As a boy, resident physician Dr. Mitchell Lyons sometimes thought about becoming an actor or an astronaut.
Lyons was a child actor in his hometown of Atlanta and thought it was cool to get paid for doing something fun. But the more he thought about it, the more he didn’t like the fact that as an actor he’d always be looking for his next job.
He went to space camp four times and enjoyed it, but came to realize astronauts weren’t rocketed into space all that often.
Besides, the way Lyons looked at it as he grew older, neither actors nor astronauts were in a profession that could directly transform lives the way a plastic surgeon such as Dr. Fernando Burstein could.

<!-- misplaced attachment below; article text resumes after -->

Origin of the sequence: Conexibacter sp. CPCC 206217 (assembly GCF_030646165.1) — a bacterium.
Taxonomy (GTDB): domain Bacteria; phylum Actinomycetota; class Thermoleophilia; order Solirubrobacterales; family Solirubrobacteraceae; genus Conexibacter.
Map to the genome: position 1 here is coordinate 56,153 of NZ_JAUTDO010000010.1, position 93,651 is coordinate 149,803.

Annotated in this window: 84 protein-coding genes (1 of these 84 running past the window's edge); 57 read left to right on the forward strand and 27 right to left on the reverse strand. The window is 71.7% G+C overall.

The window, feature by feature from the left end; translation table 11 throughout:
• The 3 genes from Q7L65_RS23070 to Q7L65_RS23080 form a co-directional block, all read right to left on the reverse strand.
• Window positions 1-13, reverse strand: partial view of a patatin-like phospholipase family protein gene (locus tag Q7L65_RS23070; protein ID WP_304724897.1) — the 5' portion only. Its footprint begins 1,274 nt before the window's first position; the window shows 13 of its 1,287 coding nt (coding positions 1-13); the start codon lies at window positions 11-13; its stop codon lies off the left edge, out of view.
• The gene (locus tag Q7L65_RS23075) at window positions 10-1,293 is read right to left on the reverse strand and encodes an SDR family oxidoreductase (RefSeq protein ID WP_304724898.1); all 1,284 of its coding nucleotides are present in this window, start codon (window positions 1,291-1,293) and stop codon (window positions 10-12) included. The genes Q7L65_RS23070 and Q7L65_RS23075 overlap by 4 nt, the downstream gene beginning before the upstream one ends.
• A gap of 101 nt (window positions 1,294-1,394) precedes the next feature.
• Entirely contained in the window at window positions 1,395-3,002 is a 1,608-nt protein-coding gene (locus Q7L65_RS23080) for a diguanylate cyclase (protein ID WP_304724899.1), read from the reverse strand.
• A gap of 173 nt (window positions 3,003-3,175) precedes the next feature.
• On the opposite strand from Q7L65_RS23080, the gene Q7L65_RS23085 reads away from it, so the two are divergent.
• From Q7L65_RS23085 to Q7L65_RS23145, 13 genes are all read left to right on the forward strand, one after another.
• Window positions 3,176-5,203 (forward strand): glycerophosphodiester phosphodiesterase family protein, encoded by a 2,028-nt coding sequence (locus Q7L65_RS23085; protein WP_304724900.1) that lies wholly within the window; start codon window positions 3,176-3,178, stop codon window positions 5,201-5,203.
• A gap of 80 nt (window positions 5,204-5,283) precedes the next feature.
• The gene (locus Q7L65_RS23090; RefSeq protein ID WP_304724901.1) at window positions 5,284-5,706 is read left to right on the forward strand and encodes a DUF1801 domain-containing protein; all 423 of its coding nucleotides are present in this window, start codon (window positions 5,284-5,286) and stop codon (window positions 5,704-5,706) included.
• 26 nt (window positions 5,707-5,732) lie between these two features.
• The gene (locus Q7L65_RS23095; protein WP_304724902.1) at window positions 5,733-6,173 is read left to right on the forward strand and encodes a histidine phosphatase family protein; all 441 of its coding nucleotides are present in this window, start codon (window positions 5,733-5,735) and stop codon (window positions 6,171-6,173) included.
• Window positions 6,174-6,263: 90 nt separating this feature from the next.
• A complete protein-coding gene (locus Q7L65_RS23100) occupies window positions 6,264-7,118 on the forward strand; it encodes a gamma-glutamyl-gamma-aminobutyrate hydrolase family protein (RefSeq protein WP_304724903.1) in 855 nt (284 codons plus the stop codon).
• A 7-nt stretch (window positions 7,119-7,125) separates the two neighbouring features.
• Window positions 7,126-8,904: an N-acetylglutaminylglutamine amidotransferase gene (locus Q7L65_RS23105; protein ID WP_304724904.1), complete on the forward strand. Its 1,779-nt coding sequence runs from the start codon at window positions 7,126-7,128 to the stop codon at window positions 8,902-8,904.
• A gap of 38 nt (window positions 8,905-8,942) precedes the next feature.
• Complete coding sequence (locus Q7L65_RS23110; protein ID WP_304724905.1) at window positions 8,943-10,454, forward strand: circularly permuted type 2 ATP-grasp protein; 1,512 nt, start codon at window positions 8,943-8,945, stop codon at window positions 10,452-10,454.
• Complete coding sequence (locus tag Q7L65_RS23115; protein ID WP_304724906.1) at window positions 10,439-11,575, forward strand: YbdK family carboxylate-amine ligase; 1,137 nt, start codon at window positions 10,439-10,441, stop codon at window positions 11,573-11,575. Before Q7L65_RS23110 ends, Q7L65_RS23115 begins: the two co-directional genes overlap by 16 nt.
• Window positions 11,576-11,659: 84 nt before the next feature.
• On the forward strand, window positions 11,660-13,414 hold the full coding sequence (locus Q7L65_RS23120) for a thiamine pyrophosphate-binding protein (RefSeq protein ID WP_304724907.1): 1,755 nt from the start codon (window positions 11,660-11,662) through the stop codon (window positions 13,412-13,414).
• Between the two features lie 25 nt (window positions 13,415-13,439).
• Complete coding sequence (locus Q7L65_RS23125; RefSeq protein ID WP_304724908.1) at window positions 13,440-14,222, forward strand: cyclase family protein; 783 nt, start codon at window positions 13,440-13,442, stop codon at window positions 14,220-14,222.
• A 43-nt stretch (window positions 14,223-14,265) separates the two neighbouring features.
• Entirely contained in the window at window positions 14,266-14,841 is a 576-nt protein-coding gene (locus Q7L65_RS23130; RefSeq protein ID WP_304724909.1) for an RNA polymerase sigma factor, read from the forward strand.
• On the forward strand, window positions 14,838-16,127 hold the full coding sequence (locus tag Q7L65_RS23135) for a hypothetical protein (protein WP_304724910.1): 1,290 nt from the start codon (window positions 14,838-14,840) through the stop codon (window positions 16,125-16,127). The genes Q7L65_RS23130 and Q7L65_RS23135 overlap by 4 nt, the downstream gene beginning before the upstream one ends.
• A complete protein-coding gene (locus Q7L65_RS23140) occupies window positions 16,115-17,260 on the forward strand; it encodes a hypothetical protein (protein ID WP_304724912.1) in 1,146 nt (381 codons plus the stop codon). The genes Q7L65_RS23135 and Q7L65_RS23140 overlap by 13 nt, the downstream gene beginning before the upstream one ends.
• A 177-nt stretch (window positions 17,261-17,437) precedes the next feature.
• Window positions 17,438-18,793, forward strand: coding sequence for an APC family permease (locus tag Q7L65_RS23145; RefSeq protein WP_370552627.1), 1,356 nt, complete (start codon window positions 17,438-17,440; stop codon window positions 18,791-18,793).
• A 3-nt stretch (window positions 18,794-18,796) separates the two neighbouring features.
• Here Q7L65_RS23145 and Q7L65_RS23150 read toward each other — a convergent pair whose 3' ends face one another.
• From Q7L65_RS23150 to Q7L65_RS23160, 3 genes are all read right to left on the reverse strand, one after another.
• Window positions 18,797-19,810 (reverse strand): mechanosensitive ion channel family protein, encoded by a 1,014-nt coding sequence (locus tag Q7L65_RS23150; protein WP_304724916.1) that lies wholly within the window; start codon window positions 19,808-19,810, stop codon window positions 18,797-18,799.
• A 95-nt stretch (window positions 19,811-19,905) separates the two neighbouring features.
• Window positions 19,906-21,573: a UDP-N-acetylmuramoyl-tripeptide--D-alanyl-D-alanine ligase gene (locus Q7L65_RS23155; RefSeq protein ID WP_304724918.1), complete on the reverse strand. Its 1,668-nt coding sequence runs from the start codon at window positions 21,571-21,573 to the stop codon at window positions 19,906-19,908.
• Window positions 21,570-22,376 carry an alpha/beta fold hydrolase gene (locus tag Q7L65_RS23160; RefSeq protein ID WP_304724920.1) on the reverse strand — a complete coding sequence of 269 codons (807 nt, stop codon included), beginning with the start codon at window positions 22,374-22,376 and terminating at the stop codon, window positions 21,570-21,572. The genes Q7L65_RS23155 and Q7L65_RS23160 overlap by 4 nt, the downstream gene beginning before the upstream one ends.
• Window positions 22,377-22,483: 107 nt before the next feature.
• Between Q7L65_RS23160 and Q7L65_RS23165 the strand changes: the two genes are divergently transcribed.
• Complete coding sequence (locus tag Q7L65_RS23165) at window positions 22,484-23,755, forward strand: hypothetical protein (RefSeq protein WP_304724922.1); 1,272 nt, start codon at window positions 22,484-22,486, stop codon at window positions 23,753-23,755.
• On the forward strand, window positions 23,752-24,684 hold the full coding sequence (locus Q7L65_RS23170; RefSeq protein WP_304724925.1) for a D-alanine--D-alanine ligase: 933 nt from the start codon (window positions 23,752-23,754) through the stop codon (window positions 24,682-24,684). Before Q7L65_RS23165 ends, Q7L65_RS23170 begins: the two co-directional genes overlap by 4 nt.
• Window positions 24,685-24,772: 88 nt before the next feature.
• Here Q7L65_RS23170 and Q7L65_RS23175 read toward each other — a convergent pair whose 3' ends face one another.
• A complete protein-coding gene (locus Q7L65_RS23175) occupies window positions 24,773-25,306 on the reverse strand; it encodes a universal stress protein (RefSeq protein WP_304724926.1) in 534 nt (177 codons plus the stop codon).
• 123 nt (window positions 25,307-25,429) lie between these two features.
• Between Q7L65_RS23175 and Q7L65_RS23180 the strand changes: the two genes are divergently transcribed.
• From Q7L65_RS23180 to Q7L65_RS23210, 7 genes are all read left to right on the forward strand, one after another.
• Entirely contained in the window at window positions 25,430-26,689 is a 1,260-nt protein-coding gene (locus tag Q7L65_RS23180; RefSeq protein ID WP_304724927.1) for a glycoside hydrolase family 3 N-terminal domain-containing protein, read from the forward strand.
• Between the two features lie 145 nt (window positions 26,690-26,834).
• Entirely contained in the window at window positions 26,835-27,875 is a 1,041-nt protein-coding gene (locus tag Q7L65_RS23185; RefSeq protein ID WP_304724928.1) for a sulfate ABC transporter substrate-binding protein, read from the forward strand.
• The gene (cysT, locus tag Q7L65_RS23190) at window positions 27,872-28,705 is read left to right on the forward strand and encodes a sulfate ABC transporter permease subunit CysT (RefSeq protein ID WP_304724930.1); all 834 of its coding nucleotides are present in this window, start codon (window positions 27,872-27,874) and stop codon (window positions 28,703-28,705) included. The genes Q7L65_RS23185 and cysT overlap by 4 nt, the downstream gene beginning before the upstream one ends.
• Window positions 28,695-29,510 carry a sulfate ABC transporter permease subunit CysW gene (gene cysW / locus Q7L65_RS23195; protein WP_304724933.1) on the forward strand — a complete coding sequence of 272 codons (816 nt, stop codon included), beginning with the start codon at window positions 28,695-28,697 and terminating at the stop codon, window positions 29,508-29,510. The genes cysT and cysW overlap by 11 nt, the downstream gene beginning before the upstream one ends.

“He was my sister’s craniofacial surgeon,” said Lyons, now in his second year of a plastic surgery residency at the UNLV School of Medicine. “He was the director of the Center for Craniofacial Disorders at Children’s Healthcare of Atlanta that has changed so many children’s lives for the better. He changed the course of my life. I looked up to him and watched as he would talk to my parents about my sister’s